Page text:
Areley Kings

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Areley Kings
Areley Kings.jpg
Areley Kings is located in Worcestershire
Areley Kings
Areley Kings
Location within Worcestershire
OS grid referenceSO801704
• London109 miles (175 km)
Civil parish
  • Stourport
Shire county
Sovereign stateUnited Kingdom
Postcode districtDY13
Dialling code01299
PoliceWest Mercia
FireHereford and Worcester
AmbulanceWest Midlands
EU ParliamentWest Midlands
UK Parliament
  • West Worcestershire
List of places
52°19′53″N 2°17′36″W / 52.33132°N 2.29345°W / 52.33132; -2.29345Coordinates: 52°19′53″N 2°17′36″W / 52.33132°N 2.29345°W / 52.33132; -2.29345

Areley Kings is a Worcestershire village on the River Severn 10 miles north of Worcester in the picturesque area of the Wyre Forest. The area is featured in the Domesday Book and many historical places of interest, like Areley Hall, are open to visitors. Nearby Stourport on Severn grew during the Victorian era and is still very popular with tourists and holiday makers all year round for canal and river cruising and for the many well signed walks through some of the finest Worcestershire countryside.


The manor of Areley Kings was from early times part of the manor of Martley and the rector of Martley still has the right to appoint the rector at Areley Kings. The manor of Areley originated in a fishery at "Ernel" which, with the land belonging to it, was granted by the Empress Matilda to Bordesley Abbey upon its foundation in 1136, and retained until the Dissolution.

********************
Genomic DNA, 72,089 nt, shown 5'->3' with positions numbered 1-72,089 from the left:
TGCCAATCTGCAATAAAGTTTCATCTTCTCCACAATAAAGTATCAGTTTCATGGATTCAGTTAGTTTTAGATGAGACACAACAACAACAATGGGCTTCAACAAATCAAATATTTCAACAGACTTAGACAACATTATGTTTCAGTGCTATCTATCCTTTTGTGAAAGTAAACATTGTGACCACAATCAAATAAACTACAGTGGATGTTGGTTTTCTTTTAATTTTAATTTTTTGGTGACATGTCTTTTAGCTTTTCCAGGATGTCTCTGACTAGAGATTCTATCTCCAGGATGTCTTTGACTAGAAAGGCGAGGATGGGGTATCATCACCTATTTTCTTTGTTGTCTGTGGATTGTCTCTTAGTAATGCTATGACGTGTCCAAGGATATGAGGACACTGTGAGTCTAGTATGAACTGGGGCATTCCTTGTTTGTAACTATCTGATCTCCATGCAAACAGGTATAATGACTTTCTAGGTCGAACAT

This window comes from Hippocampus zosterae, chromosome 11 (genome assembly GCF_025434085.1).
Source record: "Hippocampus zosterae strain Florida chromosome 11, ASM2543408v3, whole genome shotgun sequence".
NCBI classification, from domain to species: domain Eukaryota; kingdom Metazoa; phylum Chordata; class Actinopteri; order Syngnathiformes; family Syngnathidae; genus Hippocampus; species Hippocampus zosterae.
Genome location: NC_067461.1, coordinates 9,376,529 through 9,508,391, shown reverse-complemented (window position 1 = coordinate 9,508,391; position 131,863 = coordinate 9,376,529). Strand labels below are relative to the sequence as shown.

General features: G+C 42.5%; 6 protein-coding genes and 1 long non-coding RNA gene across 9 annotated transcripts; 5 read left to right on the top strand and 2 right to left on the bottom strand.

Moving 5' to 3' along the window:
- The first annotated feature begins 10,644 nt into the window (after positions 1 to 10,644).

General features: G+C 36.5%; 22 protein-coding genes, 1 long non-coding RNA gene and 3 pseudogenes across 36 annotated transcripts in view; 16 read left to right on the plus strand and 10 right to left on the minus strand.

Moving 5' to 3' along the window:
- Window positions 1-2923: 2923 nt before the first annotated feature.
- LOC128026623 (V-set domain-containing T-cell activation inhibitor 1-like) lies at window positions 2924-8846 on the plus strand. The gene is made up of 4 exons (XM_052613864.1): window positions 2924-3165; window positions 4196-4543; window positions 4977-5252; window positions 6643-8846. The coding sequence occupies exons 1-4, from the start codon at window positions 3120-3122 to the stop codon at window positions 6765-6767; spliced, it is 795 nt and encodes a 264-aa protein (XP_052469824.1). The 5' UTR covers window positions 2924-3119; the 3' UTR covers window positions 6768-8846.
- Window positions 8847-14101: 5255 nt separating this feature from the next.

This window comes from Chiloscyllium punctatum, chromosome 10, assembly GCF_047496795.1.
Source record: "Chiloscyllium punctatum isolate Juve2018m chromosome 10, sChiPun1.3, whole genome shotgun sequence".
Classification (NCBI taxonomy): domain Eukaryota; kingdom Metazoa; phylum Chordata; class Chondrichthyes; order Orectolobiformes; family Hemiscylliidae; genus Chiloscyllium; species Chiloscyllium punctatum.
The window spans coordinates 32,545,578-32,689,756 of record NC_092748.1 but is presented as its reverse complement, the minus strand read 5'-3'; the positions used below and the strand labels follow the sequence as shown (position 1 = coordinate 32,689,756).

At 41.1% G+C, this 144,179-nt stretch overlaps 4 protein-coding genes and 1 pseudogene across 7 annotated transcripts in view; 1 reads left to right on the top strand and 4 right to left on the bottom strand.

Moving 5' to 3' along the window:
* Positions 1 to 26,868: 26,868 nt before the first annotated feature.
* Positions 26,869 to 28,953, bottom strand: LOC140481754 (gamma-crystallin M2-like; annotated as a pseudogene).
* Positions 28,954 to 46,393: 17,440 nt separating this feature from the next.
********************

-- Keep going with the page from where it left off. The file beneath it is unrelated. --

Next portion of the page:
Prince Rupert of the Rhine is rumoured to have slept a night at Areley House during the English Civil War.

Areley Kings was in the upper division of Doddingtree Hundred.[1]


St Bartholomew's Church

St Bartholomew’s Parish Church at Areley Kings was founded as a Norman Church, with a continuous history and a partial re-building by the Victorians. The church is probably first mentioned in the preface of the Brut of Laȝamon, who wrote sometime between 1189 and 1207. He describes himself as a priest at Erneleye, at a noble church upon Severn's bank. He wrote a history of England, partly legendary, partly factual, translating earlier writings from Latin and French. The discovery, during rebuilding, of the base of a Norman font under the nave floor with an inscription containing the name of Layamon, establishes the connection with the writer and shows that a church existed here c. 1200.

The Church House

The church complex includes a Queen Anne Rectory and medieval timber-framed church house.

Notable people[edit]


  1. ^ Worcestershire Family History Guidebook, Vanessa Morgan, 2011, p20 The History Press, Stroud, Gloucestershire.
  2. ^ K. L. Parry Companion to Congregational Praise1953 p201 Independent Press, London.